In a head-to-head clinical trial comparing standard chemotherapy with the immunotherapy drug nivolumab, researchers found that people with squamous-non-small cell lung cancer who received nivolumab lived, on average, 3.2 months longer than those receiving chemotherapy. Squamous non-small cell lung cancer accounts for 25 to 30 percent of all lung malignancies.
Results of the trial, reported in the May 31 issue of the New England Journal of Medicine and presented at the American Society for Clinical Oncology 2015 annual meeting, also showed that after a year, the nivolumab group had nearly double the survival rate (42 percent) of the chemotherapy patients (24 percent).
"This solidifies immunotherapy as a treatment option in lung cancer," says Julie Brahmer, M.D., director of the Thoracic Oncology Program at the Johns Hopkins Kimmel Cancer Center. "In the 20 years that I've been in practice, I consider this a major milestone," she adds, noting that the trial results helped achieve U.S. Food and Drug Administration approval in March to treat such patients whose lung cancer progressed, despite standard chemotherapy.
Brahmer emphasizes that the relatively small increase in median survival time with the use of the new immunotherapy drugs may be somewhat misleading in terms of overall impact of the medicines. "Patients who respond to immunotherapy tend to continue their responses for long durations, and these lengthier responses are cut off in calculations of median overall survival," she says. She suggests that one- and two-year survival data may provide more information about the effectiveness of these drugs than overall median survival rates.
Promising results of an earlier, initial, multicenter clinical trial of nivolumab, first reported in 2013 and directed by Brahmer, led to the current phase III trial of 260 patients treated at hospitals across the world.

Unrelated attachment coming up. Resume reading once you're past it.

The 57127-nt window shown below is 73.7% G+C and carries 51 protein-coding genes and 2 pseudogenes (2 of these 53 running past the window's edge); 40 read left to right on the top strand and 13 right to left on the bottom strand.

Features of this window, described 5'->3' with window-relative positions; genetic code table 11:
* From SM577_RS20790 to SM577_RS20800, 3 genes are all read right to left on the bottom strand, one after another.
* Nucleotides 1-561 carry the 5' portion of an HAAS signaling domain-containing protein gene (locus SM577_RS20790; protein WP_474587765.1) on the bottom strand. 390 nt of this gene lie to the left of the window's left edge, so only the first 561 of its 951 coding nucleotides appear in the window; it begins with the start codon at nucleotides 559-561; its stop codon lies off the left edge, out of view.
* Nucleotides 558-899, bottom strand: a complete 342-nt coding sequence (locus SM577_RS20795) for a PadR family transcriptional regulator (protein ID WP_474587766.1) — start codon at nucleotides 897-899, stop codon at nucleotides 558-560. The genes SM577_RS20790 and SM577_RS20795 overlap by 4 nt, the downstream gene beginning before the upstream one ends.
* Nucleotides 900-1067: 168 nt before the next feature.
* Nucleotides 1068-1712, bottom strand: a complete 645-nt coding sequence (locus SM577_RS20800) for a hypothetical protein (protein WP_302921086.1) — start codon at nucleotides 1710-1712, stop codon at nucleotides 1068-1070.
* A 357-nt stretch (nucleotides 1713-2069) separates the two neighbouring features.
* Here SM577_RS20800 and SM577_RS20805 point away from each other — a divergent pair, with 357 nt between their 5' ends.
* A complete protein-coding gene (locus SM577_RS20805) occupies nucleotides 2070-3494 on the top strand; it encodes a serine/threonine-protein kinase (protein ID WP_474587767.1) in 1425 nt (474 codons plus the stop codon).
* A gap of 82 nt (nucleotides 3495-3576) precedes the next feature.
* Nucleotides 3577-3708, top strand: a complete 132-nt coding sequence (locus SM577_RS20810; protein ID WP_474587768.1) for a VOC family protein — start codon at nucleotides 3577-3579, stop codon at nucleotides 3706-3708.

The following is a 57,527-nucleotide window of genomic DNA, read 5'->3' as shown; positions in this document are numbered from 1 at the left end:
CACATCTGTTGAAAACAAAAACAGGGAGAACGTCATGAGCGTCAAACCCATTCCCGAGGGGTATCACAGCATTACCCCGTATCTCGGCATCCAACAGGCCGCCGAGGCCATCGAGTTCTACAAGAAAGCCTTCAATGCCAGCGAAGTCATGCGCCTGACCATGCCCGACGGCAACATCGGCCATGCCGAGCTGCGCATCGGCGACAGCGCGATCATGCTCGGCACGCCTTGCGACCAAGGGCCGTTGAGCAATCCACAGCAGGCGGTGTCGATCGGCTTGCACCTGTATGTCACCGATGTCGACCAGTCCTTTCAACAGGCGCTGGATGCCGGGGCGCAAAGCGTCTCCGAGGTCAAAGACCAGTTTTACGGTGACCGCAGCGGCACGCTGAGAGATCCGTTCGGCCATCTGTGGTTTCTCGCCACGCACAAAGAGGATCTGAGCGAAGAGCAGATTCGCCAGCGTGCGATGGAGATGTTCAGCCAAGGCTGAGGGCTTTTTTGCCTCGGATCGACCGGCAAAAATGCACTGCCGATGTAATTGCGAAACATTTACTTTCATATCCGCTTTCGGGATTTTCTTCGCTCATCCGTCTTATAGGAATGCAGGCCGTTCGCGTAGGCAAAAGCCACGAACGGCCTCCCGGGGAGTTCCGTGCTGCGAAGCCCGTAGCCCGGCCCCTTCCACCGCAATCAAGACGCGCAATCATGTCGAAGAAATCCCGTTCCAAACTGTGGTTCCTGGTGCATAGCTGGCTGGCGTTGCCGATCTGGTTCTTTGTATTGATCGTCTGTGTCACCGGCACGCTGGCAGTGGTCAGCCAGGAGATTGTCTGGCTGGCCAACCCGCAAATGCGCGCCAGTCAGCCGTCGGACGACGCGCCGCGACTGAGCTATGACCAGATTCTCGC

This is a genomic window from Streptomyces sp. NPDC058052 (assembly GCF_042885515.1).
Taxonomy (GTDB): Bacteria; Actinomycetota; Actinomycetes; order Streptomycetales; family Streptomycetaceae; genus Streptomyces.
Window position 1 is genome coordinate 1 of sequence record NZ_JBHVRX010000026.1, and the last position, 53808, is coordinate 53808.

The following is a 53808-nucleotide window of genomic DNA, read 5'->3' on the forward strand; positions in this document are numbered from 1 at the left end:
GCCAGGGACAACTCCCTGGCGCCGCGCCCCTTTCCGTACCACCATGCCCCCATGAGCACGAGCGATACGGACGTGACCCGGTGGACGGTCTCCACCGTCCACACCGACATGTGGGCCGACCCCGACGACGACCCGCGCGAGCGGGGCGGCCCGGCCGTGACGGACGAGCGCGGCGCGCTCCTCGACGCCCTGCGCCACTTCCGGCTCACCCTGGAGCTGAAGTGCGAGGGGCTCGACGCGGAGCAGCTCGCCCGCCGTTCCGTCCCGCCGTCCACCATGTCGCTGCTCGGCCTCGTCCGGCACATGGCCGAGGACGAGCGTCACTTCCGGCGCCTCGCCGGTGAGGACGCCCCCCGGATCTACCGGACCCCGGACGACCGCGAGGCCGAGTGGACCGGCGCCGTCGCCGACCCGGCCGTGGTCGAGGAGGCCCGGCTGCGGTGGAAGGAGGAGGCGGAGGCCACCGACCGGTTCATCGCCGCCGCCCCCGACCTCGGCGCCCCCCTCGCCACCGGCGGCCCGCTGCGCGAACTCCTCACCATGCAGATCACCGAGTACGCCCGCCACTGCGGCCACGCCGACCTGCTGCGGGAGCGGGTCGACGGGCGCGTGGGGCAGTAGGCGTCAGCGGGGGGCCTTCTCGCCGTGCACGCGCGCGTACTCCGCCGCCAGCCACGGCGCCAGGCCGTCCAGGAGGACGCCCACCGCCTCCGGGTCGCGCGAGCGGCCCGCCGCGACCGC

Nivolumab is one of a group of so-called "checkpoint inhibitors" that work by disrupting a signaling system used by cancers to avoid detection and destruction by immune cells. The system, says Brahmer, provides a kind of "handshake" or connection between receptors on immune cells, called PD-1, and their sister-proteins on tumor cells, called PD-L1. Checkpoint inhibitors block that handshake, which alerts immune cells to cancer cells and target them for destruction.
For the new trial, hospitals enrolled patients with advanced, squamous non-small cell lung cancer whose disease had progressed despite initial chemotherapy. Researchers randomly selected 135 patients to receive nivolumab, sold under the name Opdivo, and 137 others to receive the chemotherapy drug docetaxel. Both drugs are delivered intravenously.
Median overall survival of patients receiving nivolumab was 9.2 months, compared with six months for patients who received docetaxel. At one year, 57 patients (42 percent) taking nivolumab were alive, compared with 33 patients (24 percent) taking docetaxel. Approximately 27 patients (20 percent) receiving nivolumab responded to the drug, compared with 12 (8.8 percent) who took docetaxel. The median disease-progression free survival was 3.5 months for those who took nivolumab and 2.8 months for docetaxel.